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Can You Get Workers’ Comp If You Get Hurt on Your First Day?

Eligibility for workers’ compensation does not depend on how long you have worked for the company.

When starting a new job, employees are often required to wait several weeks or months before they are eligible for certain benefits, such as a 401(k) plan, paid maternity/paternity leave, paid vacation and sick days, and health insurance. Some workers might assume that there is a waiting period for workers’ compensation as well, but that’s not the case.

Fallen worker holding leg

In New York, new employees are immediately eligible for workers’ compensation benefits, even for an injury that occurs on the first day of work. That said, some aspects of the workers’ compensation process can be more complicated if you just recently started your job, so it’s particularly important to speak with a workers’ compensation lawyer about your rights.

Accidents on your first day are covered by workers’ compensation insurance.

Again, length of time at your job is not a factor in eligibility for workers’ comp. What matters is that you are an employee (not a contractor) and that you were injured at work.

Unfortunately, this scenario is all too real for many employees who experience a work accident on their first day. Some reasons people get hurt on their first day of work include:

  • Insufficient Training: Jobs that require manual labor, heavy machinery, or dangerous tasks require extensive training. When this preparation is inadequate, employees can be at risk of injury within hours of starting their new job.
  • Lack of Protective Equipment: Providing employees with adequate protective gear is essential, regardless of experience level. Failure to do so puts workers at risk.
  • Unexpected Accidents: In some cases, injuries happen suddenly and unexpectedly. Even on your first day, you could get hurt in a work accident such as a slip and fall. There’s no predicting bad luck.

No matter the occupation or industry, employees are at risk of injury at any time, even on their first days. The important thing to remember is that those who experience an injury while on the job are eligible for workers’ comp, no matter how long they’ve been there.

Remember to report your work injury.

Reporting a work injury can be a daunting experience for any employee, and it’s exponentially harder when you’re on your first day at a new job and barely know the person you have to tell. However, failing to do so can result in severe consequences. Not reporting the injury can affect your eligibility to file a workers’ compensation claim. Delaying the report of an injury can also decrease the likelihood of a successful claim.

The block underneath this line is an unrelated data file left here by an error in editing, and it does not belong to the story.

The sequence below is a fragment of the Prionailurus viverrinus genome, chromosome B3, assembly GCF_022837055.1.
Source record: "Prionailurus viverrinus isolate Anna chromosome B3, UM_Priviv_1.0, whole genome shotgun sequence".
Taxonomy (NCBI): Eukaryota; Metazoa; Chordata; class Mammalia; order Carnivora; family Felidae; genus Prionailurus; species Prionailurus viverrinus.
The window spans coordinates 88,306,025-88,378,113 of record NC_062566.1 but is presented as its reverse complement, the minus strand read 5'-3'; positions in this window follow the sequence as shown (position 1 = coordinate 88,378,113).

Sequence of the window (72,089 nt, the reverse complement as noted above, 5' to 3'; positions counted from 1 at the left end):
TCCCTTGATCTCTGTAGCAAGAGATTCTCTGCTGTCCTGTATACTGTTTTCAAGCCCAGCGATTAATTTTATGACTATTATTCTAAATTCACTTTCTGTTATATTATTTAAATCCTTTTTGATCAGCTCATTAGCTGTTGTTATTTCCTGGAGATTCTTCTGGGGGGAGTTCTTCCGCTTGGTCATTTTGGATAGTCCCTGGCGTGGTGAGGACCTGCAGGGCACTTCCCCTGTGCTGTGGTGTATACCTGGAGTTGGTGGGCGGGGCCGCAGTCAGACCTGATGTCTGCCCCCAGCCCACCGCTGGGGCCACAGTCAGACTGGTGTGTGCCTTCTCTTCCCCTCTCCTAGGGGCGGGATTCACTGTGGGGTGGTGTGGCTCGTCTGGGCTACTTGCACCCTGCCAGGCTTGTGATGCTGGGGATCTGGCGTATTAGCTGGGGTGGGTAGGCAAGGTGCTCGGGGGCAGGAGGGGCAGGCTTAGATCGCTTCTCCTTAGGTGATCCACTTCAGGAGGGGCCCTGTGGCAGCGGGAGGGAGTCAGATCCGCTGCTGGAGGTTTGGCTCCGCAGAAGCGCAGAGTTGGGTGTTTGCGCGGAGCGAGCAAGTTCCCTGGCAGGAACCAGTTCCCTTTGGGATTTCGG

Remember that by law, your employer cannot fire you for filing a workers’ compensation claim, regardless of tenure or probationary status. The bottom line is: do not be afraid to report your work injury, even if it happens on your first day. Tell your manager or someone else in charge at your new employer. Make sure to get the report in writing so that you have a record to support your workers’ comp claim.

How workers’ compensation benefits are calculated for new employees

There are generally two parts of a workers’ compensation claim: medical benefits and disability benefits. The medical side of workers’ compensation is the same regardless of how long you have been at your job. The workers’ compensation insurance company is required to pay the full cost of all reasonable and necessary medical treatment for the work injury.

The disability portion of your claim, however, can be more complicated for new employees. In New York, workers’ compensation pays two-thirds of your average weekly wage (AWW) when you are out of work due to a work injury, beginning on the eighth day of disability (not necessarily consecutive). If you miss at least 15 calendar days of work, you are retroactively eligible for compensation for the first seven days as well. There are also schedule loss of use (SLU) benefits for certain permanent injuries, which again depend on your AWW.

For most workers, the average weekly wage is calculated based on your gross income in your previous 12 months at your job. But if you’ve only been at your new job for a short time, that is obviously impossible. In those situations, the employer is required to provide the salary information for another employee in the same or a similar job to calculate the AWW.

These situations can be complex and contentious. Your employer and their insurance company may try to calculate the AWW in a manner that reduces the amount they have to pay. Having an experienced workers’ compensation attorney on your side levels the playing field.

Protecting the rights of injured New Yorkers for 80 years

For eight decades, our law firm has been a steadfast advocate for hard-working New Yorkers who have suffered workplace injuries and illnesses. We guide injured workers through the often-complex New York workers’ compensation claim process, assisting with filing claims, selecting medical care, understanding benefits, and submitting wage and hour claims.

At Pasternack Tilker Ziegler Walsh Stanton & Romano LLP Attorneys At Law, we approach each case with a trial-ready mentality. We are not afraid to take legal action, which often motivates opponents to reach fair settlements outside of court. With a focus on protecting the rights of injured workers, our attorneys are dedicated to securing the best possible outcomes for our clients. To learn how an experienced New York City workers’ compensation lawyer can help you, contact us today for a free consultation.

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